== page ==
Coping with Chloe

Author: Rosalie Warren


Age: 12+
RRP: £6.99
ISBN: 9781907912023
Publication Date: 21-03-2011
Format: Pb, 198mm x 129mm
Extent: 240 pages


How do you stop your twin stealing your life?

Anna and Chloe are twins. They share everything – from secrets to clothes; from fending off the school bully to dealing with their parents’ separation. Even Chloe’s terrible accident hasn’t split them apart. After all, twins have a special bond....

But Anna is beginning to realise that being inseparable isn’t always easy. Especially when no one else seems to understand that Chloe isn’t really gone; no one apart from the dashing Joe that is, who, inconveniently, seems to like both sisters.

Told through the eyes and mind of 12 year-old Anna, this is a powerful novel exploring the bond between twins and the grieving process.

The Author says...

"I am fascinated by the mystery of twins, the way the human brain works and how we come to terms with painful losses in our lives. I was musing on these things when the character of Anna appeared out of the blue and started talking...and her story grew from there.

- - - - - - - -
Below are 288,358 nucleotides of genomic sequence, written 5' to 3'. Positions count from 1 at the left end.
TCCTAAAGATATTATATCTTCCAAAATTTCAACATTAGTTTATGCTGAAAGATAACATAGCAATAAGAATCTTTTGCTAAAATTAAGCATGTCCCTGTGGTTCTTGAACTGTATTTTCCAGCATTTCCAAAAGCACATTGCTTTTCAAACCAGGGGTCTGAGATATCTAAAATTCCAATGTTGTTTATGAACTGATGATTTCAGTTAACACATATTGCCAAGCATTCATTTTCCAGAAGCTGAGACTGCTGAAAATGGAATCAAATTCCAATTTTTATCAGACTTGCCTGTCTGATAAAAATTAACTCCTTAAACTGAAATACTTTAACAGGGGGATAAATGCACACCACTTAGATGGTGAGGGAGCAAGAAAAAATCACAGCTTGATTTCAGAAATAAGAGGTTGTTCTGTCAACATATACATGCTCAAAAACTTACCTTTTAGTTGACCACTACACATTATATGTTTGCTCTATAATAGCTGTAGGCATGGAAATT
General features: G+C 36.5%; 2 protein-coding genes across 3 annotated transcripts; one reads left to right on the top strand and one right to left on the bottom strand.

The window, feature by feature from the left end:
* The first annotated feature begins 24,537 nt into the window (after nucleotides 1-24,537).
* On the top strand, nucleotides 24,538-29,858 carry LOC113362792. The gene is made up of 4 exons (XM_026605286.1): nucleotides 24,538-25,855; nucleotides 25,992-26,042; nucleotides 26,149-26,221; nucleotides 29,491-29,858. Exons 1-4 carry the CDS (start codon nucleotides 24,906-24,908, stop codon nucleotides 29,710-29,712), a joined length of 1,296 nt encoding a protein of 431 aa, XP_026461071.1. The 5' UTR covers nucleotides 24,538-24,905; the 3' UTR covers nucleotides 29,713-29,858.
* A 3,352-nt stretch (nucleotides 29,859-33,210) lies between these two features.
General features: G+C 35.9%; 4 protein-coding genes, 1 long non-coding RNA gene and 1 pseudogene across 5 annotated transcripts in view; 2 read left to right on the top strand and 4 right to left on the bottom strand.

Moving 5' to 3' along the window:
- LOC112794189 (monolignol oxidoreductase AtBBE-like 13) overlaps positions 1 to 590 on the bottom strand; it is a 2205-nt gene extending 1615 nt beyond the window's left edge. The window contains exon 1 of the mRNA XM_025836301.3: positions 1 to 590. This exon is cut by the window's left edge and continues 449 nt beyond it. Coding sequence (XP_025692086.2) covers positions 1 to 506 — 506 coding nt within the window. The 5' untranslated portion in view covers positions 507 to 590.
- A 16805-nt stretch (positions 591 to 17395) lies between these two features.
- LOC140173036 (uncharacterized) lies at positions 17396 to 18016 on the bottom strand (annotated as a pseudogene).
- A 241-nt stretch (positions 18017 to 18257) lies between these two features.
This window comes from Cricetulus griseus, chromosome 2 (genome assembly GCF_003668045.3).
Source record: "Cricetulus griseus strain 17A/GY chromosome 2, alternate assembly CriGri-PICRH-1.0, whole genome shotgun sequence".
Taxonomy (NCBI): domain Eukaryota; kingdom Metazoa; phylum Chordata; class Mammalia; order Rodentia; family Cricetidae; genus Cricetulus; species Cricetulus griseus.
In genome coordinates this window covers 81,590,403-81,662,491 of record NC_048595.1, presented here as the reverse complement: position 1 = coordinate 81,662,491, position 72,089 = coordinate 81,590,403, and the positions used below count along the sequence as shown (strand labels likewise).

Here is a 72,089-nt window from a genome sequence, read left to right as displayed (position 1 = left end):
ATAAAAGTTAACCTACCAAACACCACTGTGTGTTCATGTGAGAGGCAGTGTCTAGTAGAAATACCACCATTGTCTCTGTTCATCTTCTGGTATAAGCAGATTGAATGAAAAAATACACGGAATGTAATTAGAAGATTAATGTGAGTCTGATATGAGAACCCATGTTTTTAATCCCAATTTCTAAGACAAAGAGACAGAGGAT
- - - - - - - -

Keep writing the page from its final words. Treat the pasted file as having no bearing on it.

It's completely up to you how you interpret this book. There isn't necessairily one 'correct' explanation of what happens to Anna; she is just telling you what is real to her."

Rosalie Warren has written many books for both adults and children. For adults: Charity’s Child (2008, Circaidy Gregory Press) and Low Tide, Lunan Bay (2009, Robert Hale). More books for children (and adults) on the way.

Reviews

"I loved this book. I read it in two sittings as I was so keen to keep racing on to the end. Beautifully written. Emotional and moving, but real as well. It's hard to say too much without giving the whole thing away, but I loved the fact that the author doesn't definitively say that there is or isn't something a bit out of the ordinary going on. That much is up to the reader.

For my part, I think that if people are very close in life - and especially as close as twins - then perhaps the crossover between life and death isn't always as black and white, or as immediate, as we may think.

But if that sounds a bit deep, don't worry. The subject is handled with such a light touch, it's hard to do anything other than ride along with the story till you get to its very satisfying end. I'd recommend Coping with Chloe for tweens and young teens, and certainly for anyone going through the issues raised in the book."

Liz Kessler, Author

"Such an unusual piece - and in the end I felt it was dead-on psychologically. It's a superb book.  Once I got about 10 pages in, I couldn't put it down. I hope it receives the acclaim it deserves."

Donna Jo Napoli, children's author